Now comfortably ensconced in Anchorage, NAC warehouse pro Dion Bourdukofsky’s career journey led him from the Aleut island community he calls home.
Dionisy (Dion) Bourdukofsky’s heritage is evident in both his name and his childhood spent on Saint Paul Island, a remote, volcanic island located in the Bering Sea between Alaska and Russia home to the largest Aleut community in the United States.
“I went to school in Saint Paul, but I left for boarding school in Sitka during my junior and senior years of high school because our local school there on the island only went up to tenth grade,” Bourdukofsky said. “Plus, my parents wanted us to experience life outside the island.”
According to Bourdukofsky, the 40-square-mile Saint Paul Island has one school, one post office, one bar, one small store, and one Russian Orthodox Church, all located in a single town: Saint Paul.
“Everyone knows everyone. My sister, three brothers, and I spent a lot of time fishing for halibut with friends. We never had our own boat though – my dad used to say it’s better to make money as a deckhand than to pay money for your own boat,” he laughed.
After finishing his senior year in Sitka, Bourdukofsky headed for Saint Paul and started working in the commercial construction industry on heavy machinery. He spent three years as a commercial fisherman and in 1999, on his 30th birthday, quit and announced his plans to move to Anchorage.
“My dad thought I was joking,” he said. “I moved to the big city and I don’t think I even looked for work for a whole month.”
When he did start looking, Bourdukofsky said he was presented with a choice between unloading cargo for a fuel company and unloading planes for NAC, after a hiring manager recognized him from a safety class the two attended on Saint Paul Island.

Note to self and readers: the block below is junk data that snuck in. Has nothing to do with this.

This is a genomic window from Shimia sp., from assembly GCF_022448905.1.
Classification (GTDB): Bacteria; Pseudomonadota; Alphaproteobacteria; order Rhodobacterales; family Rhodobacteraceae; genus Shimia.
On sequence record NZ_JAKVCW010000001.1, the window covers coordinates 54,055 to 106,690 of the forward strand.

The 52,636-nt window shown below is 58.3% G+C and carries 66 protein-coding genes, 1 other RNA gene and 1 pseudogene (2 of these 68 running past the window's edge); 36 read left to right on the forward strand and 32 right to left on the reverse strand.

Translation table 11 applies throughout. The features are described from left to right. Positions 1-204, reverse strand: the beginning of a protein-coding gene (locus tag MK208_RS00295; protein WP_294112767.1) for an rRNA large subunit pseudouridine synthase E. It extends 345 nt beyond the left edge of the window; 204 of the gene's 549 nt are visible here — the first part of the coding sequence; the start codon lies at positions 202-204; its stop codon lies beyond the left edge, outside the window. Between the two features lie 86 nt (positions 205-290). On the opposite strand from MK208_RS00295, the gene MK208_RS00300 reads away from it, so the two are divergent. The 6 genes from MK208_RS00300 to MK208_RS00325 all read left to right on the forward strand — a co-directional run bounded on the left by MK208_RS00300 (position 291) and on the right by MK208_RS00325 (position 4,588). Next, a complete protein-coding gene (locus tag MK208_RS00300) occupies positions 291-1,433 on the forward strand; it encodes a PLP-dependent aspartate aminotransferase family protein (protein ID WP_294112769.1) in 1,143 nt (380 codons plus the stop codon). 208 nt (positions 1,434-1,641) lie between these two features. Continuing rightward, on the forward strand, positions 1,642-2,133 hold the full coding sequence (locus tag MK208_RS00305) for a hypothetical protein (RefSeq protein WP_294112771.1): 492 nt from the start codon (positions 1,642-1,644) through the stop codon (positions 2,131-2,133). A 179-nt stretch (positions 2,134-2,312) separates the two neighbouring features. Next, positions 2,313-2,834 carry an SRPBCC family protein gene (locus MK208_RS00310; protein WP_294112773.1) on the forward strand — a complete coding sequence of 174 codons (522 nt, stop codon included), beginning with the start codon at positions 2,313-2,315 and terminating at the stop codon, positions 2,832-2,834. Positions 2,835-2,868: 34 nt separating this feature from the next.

“Northern Air Cargo offered me two dollars more,” he said. “So, I went into Flight Support. I got to see a lot of great places. My favorite place to visit was Nome. It reminds me of home – the people are really friendly, they would ask me where I’m from and when I said, ‘Saint Paul Island,’ they all knew of it or knew someone from there.”
After four years in Flight Support, Bourdukofsky accepted the position of Passenger Ramp Lead for Northern Air Maintenance Services (NAMS), where he worked for three years.
In 2006, Northern Air Cargo (NAC) began regular routes to Deadhorse near Prudhoe Bay and the oil fields of the North Slope. Bourdukofsky said he felt at home in the frozen north and spent the following three years checking freight in and out for NAC before he was laid off in 2009.
“But I liked the area and that two-weeks-on, two-weeks-off schedule,” he said. “So, I decided to join Carlile (Transportation) as a Loader Operator.”
Five years later when work on the North Slope began to fall off, Bourdukofsky came back to Anchorage, and to NAMS. He began work as a Ramp Lead in 2014 and in late 2019 joined the warehouse team at NAC.
He said he’s comfortable in Anchorage – most of his family lives in the city now – but he still misses home.
“I liked it when NAC flew into Saint Paul,” he said. “We don’t anymore, but my Dad still comes out every three or four months.”
According to Bourdukofsky, he’s definitely found his home at NAC.
“I might just stay in the warehouse now,” he said, joking about his circuitous career path. “I’m a people person. I like talking with our customers and helping with their shipments, whether they’re sending or receiving. My grandma used to say that you should always talk to people – you might learn something.”